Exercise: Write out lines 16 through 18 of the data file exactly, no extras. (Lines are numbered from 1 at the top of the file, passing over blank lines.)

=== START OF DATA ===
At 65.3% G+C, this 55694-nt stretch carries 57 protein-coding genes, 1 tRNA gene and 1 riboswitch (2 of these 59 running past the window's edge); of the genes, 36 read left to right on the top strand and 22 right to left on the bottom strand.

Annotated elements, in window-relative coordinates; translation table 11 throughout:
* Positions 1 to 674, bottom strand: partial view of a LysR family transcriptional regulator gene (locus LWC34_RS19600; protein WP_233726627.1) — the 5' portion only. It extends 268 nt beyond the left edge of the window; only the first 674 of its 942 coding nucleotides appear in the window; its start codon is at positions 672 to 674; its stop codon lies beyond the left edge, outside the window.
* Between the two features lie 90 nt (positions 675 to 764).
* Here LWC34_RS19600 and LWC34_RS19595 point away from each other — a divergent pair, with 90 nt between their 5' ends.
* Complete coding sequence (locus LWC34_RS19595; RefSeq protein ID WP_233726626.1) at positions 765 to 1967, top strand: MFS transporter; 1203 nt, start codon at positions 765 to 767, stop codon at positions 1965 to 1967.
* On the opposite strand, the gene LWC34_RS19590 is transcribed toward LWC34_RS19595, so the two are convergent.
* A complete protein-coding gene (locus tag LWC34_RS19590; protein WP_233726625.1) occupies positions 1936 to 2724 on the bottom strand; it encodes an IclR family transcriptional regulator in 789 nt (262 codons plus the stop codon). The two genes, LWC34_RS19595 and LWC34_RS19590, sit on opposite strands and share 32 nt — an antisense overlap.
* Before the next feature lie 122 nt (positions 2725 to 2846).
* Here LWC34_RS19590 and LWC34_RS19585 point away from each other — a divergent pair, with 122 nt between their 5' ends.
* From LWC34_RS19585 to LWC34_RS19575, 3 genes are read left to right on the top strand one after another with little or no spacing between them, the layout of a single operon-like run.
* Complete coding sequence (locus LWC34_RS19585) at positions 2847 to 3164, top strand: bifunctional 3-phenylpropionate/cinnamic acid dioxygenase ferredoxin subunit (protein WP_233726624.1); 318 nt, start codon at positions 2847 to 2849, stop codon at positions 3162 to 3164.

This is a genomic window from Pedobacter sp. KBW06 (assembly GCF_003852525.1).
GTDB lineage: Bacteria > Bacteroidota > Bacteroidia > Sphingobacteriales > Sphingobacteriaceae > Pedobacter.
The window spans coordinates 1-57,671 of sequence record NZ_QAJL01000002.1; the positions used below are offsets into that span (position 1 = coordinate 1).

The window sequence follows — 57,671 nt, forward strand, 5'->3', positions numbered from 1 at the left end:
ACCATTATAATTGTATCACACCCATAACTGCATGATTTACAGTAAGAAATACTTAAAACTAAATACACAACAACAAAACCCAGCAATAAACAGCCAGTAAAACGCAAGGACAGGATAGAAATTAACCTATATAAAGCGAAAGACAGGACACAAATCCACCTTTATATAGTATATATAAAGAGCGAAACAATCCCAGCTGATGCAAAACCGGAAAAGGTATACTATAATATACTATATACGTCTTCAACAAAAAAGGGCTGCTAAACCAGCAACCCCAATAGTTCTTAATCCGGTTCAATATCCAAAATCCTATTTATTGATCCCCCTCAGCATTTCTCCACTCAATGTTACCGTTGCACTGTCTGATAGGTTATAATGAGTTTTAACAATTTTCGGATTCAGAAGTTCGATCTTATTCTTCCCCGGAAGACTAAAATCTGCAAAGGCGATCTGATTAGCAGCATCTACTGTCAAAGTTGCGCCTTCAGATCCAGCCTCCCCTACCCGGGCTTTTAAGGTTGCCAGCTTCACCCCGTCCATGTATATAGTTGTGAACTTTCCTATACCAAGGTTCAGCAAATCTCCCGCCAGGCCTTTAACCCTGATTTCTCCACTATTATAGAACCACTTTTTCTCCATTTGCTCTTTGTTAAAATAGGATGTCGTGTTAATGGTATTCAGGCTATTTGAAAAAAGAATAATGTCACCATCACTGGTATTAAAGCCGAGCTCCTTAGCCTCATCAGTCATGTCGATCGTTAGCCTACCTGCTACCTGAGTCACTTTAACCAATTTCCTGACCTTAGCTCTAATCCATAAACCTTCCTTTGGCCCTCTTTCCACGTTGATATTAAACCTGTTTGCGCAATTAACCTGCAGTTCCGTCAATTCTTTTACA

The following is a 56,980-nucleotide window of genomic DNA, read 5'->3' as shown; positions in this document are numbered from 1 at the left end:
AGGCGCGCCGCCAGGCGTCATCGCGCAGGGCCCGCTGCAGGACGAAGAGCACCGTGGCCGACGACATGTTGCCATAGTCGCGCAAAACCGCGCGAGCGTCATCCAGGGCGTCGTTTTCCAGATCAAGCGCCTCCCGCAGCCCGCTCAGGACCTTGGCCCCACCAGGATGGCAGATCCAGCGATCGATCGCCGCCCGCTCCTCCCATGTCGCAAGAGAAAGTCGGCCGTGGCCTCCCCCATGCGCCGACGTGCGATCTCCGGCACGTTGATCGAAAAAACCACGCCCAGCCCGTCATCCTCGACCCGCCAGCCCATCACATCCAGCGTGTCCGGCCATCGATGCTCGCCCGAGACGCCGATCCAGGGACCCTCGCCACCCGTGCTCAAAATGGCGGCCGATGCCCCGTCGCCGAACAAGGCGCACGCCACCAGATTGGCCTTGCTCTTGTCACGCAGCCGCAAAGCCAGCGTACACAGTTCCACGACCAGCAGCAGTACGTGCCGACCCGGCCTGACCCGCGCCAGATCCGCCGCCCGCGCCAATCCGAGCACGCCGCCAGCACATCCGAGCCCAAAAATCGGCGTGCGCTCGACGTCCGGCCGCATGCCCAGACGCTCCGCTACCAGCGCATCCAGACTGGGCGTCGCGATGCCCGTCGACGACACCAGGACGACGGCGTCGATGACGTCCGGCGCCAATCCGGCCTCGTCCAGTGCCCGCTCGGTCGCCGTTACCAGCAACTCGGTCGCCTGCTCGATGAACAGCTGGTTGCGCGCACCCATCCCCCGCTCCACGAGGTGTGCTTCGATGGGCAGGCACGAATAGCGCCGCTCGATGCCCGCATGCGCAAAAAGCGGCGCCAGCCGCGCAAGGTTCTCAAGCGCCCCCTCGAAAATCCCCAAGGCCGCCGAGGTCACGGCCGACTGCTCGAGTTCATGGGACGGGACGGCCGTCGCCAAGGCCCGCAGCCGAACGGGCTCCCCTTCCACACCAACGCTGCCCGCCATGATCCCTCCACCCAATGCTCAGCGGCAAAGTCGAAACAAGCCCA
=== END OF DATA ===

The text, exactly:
The window sequence follows — 57,671 nt, forward strand, 5'->3', positions numbered from 1 at the left end:
ACCATTATAATTGTATCACACCCATAACTGCATGATTTACAGTAAGAAATACTTAAAACTAAATACACAACAACAAAACCCAGCAATAAACAGCCAGTAAAACGCAAGGACAGGATAGAAATTAACCTATATAAAGCGAAAGACAGGACACAAATCCACCTTTATATAGTATATATAAAGAGCGAAACAATCCCAGCTGATGCAAAACCGGAAAAGGTATACTATAATATACTATATACGTCTTCAACAAAAAAGGGCTGCTAAACCAGCAACCCCAATAGTTCTTAATCCGGTTCAATATCCAAAATCCTATTTATTGATCCCCCTCAGCATTTCTCCACTCAATGTTACCGTTGCACTGTCTGATAGGTTATAATGAGTTTTAACAATTTTCGGATTCAGAAGTTCGATCTTATTCTTCCCCGGAAGACTAAAATCTGCAAAGGCGATCTGATTAGCAGCATCTACTGTCAAAGTTGCGCCTTCAGATCCAGCCTCCCCTACCCGGGCTTTTAAGGTTGCCAGCTTCACCCCGTCCATGTATATAGTTGTGAACTTTCCTATACCAAGGTTCAGCAAATCTCCCGCCAGGCCTTTAACCCTGATTTCTCCACTATTATAGAACCACTTTTTCTCCATTTGCTCTTTGTTAAAATAGGATGTCGTGTTAATGGTATTCAGGCTATTTGAAAAAAGAATAATGTCACCATCACTGGTATTAAAGCCGAGCTCCTTAGCCTCATCAGTCATGTCGATCGTTAGCCTACCTGCTACCTGAGTCACTTTAACCAATTTCCTGACCTTAGCTCTAATCCATAAACCTTCCTTTGGCCCTCTTTCCACGTTGATATTAAACCTGTTTGCGCAATTAACCTGCAGTTCCGTCAATTCTTTTACA

The following is a 56,980-nucleotide window of genomic DNA, read 5'->3' as shown; positions in this document are numbered from 1 at the left end: